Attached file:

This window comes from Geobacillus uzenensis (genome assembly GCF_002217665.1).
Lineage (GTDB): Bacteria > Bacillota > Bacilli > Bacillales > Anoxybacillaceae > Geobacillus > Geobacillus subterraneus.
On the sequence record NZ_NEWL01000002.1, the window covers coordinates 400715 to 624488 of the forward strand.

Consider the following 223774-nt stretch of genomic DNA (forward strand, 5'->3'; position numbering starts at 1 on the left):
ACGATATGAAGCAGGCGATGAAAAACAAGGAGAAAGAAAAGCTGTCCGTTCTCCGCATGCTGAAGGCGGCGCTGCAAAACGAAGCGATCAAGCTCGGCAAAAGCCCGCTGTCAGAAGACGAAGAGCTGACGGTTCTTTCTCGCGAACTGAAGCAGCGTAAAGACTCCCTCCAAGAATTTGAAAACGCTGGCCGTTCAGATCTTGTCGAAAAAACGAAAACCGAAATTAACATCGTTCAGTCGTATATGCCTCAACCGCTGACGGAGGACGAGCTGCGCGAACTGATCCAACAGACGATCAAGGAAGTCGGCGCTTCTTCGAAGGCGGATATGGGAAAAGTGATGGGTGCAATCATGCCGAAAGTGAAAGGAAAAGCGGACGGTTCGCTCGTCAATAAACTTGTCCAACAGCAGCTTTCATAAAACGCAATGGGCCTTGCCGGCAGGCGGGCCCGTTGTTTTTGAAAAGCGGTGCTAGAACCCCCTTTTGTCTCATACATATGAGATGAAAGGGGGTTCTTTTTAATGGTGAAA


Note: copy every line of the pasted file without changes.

This window comes from Geobacillus uzenensis (genome assembly GCF_002217665.1).
Lineage (GTDB): Bacteria > Bacillota > Bacilli > Bacillales > Anoxybacillaceae > Geobacillus > Geobacillus subterraneus.
On the sequence record NZ_NEWL01000002.1, the window covers coordinates 400715 to 624488 of the forward strand.

Consider the following 223774-nt stretch of genomic DNA (forward strand, 5'->3'; position numbering starts at 1 on the left):
ACGATATGAAGCAGGCGATGAAAAACAAGGAGAAAGAAAAGCTGTCCGTTCTCCGCATGCTGAAGGCGGCGCTGCAAAACGAAGCGATCAAGCTCGGCAAAAGCCCGCTGTCAGAAGACGAAGAGCTGACGGTTCTTTCTCGCGAACTGAAGCAGCGTAAAGACTCCCTCCAAGAATTTGAAAACGCTGGCCGTTCAGATCTTGTCGAAAAAACGAAAACCGAAATTAACATCGTTCAGTCGTATATGCCTCAACCGCTGACGGAGGACGAGCTGCGCGAACTGATCCAACAGACGATCAAGGAAGTCGGCGCTTCTTCGAAGGCGGATATGGGAAAAGTGATGGGTGCAATCATGCCGAAAGTGAAAGGAAAAGCGGACGGTTCGCTCGTCAATAAACTTGTCCAACAGCAGCTTTCATAAAACGCAATGGGCCTTGCCGGCAGGCGGGCCCGTTGTTTTTGAAAAGCGGTGCTAGAACCCCCTTTTGTCTCATACATATGAGATGAAAGGGGGTTCTTTTTAATGGTGAAA